Two local counties were recently awarded a total of more than $4 million from FEMA for continuing efforts to repair damage caused by Hurricane Irene in 2011.
Schoharie County is due to receive $2.5 million for cleanup costs associated with the storm, and the Delaware County Department of Public Works is slated to receive more than $1.8 million to replace the Dry Brook bridge in the town of Middletown, according to a joint media release from Sens. Kirsten Gillibrand and Charles Schumer.
The funds from the Federal Emergency Management Agency are added to the millions the region has already received from the agency following the storms and flooding caused by Irene last August.
Schumer, Gillibrand and Congressman Paul Tonko announced that FEMA has agreed to reimburse Schoharie County for the federal share of two projects to help cover the cost of debris removal and other damages in the region.
The first award provides the county $1.47 million of the project’s total cost at $1.97 million for repairs to damages to Hauverville Road in Middleburgh, which resulted from flooding and high velocity flow across the road, shoulders, drainage ditches, drainage channels and streams.
The second award is for just over $1 million of a project costing nearly $1.4 million to repair and replace county Route 31, including the replacement of seven culverts.
The awards cover 75 percent of the county's share of the costs of the repairs.
“Schoharie County suffered immense damage as a result of last year’s storm and spent more than $3 million to clean up the damage on Hauverville and Bear Ladder Road,” Schumer said in the release. “I applaud FEMA for doing the right thing by stepping up to the plate and covering a significant piece of these recovery costs. This will go a long way towards relieving Schoharie’s financial burden, which they should not have to shoulder on their own.”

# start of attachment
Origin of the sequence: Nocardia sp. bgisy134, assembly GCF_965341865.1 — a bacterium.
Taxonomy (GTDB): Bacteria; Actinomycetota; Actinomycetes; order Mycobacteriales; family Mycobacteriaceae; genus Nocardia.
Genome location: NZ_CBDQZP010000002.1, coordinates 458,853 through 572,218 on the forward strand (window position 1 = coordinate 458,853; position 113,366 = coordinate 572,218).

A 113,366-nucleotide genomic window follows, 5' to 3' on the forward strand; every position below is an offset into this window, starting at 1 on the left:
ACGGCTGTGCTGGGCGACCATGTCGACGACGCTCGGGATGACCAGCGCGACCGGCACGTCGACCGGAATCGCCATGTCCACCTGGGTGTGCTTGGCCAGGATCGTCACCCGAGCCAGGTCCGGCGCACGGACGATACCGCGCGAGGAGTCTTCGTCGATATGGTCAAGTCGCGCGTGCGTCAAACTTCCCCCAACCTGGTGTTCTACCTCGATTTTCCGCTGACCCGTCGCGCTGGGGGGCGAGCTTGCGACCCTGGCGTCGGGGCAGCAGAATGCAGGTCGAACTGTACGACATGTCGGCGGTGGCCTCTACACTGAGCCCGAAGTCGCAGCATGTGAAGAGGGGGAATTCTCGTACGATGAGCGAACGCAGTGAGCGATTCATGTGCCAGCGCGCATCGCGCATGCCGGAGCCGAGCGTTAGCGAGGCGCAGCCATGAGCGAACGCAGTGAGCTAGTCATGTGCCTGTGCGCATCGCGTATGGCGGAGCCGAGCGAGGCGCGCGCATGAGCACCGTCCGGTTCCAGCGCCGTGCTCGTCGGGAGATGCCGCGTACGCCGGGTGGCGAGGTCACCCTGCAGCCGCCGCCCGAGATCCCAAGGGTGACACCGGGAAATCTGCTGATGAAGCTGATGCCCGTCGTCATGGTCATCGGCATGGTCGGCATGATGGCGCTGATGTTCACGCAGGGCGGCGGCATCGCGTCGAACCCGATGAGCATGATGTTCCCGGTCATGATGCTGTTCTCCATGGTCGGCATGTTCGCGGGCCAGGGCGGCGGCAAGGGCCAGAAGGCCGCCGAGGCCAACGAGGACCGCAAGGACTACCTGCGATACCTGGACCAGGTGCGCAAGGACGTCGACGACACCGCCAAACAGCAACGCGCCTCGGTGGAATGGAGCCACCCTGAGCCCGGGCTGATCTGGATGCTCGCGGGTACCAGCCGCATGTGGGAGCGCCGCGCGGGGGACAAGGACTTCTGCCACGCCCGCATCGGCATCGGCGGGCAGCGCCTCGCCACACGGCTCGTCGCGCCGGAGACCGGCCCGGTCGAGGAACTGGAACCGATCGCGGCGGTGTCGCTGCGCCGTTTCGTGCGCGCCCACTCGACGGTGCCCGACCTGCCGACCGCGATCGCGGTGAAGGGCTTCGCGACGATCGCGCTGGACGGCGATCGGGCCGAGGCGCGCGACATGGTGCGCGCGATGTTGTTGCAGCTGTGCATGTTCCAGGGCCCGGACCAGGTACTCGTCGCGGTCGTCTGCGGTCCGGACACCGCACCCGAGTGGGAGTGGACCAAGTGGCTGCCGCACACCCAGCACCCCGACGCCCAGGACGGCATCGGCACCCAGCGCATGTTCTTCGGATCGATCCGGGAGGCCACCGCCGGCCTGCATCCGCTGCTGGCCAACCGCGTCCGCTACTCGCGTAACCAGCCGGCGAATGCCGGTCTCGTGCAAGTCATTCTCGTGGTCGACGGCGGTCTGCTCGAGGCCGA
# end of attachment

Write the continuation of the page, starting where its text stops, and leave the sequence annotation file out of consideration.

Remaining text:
In Delaware County, funding will go to rebuild the Dry Brook bridge, the loss of which caused lengthy detours for months after the storm.
“We sincerely appreciate the efforts of Sens. Gillibrand, Schumer and FEMA to help Delaware County recover from Hurricane Irene,” Delaware County Department of Public Works Commissioner Wayne Reynolds said in the release. “This bridge is extremely critical because the detour is long and requires travel over difficult terrain that is steep and difficult to maintain, especially during winter months.”
The funding from FEMA, worth $1,846,166 to cover 75 percent of the total project cost, will be used to help design and build a two-span, 147-foot long bridge to replace the damaged 76-foot long, single-span bridge.
“These massive storms may be over a year behind us, but much of the damage is still here,” Gillibrand said in the release. “This funding will help our effort to clean up and rebuild key infrastructure so families and businesses in Delaware County can continue on the path to recovery, and get back on their feet.”